Smoked Roquefort Steer Burger
Smoked Breakfast Sausage Hash
There’s a lot of discussion on how long to smoke. Most whole muscle meats will only soak up 2 hours worth of smoke with seemingly little benefit beyond that. Others believe sausage benefits from longer smoke. I applied 4 hours worth of hickory.
- 2,3kg of boneless pork shoulder; cubed
- one cup of ice water
- one cup of non-fat dry milk or soy protein concentrate
- 2,5 tablespoons of salt
- half tablespoon of sugar
- half tablespoon of coarse black pepper
- one large clove fresh garlic
- one tablespoon of pink salt
- half tablespoon of marjoram
- 38-42mm hog casings
- Started out with some good fresh cubed boneless pork shoulder. Make sure the grinding equipment and meat are cold, before grinding meat through a 1cm grinding plate.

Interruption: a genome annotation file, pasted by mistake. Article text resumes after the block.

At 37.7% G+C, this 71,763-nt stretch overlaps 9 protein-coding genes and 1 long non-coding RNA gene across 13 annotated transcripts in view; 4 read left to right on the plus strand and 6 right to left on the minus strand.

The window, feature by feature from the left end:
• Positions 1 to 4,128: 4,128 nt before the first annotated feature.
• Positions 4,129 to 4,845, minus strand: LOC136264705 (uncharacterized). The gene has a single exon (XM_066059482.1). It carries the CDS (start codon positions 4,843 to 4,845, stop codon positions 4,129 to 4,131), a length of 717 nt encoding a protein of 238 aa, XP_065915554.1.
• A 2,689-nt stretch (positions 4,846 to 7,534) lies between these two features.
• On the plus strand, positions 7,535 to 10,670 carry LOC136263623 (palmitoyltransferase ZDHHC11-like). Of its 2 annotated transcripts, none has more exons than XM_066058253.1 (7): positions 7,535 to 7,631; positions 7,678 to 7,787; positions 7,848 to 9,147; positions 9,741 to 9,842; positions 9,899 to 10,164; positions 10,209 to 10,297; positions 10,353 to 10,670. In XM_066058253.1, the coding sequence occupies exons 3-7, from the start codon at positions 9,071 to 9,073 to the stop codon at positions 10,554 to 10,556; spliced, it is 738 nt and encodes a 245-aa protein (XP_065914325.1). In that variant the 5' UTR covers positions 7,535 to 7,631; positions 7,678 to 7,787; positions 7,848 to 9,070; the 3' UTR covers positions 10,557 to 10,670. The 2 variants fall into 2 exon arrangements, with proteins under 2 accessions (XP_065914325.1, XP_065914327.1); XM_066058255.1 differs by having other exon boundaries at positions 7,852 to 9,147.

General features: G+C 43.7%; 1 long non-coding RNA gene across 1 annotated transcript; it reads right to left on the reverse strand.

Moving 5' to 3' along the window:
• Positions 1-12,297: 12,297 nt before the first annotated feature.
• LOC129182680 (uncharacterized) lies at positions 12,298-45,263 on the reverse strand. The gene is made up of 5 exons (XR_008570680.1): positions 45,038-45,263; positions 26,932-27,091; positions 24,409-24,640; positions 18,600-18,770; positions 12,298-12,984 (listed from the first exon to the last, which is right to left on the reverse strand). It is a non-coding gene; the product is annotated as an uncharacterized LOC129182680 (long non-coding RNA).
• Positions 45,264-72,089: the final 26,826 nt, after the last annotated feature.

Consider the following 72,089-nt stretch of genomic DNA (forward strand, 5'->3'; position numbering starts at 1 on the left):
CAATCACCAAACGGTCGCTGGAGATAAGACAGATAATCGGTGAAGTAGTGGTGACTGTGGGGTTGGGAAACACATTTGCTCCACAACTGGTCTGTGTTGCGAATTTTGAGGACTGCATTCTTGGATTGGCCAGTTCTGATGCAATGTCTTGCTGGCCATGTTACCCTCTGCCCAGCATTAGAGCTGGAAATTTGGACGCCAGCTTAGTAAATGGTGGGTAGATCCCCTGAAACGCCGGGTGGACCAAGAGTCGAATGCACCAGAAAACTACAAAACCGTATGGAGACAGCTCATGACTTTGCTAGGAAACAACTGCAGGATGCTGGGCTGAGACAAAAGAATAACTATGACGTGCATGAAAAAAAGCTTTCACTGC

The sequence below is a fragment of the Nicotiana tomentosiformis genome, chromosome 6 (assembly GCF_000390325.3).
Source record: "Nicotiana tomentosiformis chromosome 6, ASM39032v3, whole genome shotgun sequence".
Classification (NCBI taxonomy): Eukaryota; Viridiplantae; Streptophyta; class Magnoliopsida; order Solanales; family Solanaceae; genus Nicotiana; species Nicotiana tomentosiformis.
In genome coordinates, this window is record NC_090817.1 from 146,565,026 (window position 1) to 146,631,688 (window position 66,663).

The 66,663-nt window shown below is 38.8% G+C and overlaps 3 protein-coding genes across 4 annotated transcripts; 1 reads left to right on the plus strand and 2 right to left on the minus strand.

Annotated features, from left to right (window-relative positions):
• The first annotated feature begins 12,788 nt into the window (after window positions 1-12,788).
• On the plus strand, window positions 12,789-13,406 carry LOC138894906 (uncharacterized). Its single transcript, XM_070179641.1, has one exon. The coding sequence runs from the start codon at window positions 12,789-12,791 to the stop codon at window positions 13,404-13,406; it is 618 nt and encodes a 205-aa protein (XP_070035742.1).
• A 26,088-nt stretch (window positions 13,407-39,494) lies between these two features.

- Place ground meat and the rest of the ingredients into a bowl, and keep your bowl set in another bowl of ice while working. This prevents breaking your mixture. Mix all the ingredients extremely well. When all ingredients are well mixed, keep your meat in the fridge until you are ready to stuff in casings.
- Stuff sausage into the casings, tie in rings, and hang in a 55°C smoker with the vent wide open until the casings are dry.
- Once the casings are dry, gradually increase the temperature of the smoker to 70-75°C and leave the vent 1/4 open. Add your bisquettes to the smoke generator and apply smoke.
- Smoke sausage until it reaches an internal temperature of around 65°C.
- Remove from the smoker and shower with cold tap water until the internal temperature drops to 43°C. Let the sausage hang at room temperature for 30 minutes or so, until the desired bloom is obtained.
- Eat right away on a crusty bun with a good mustard or store in your fridge or freezer.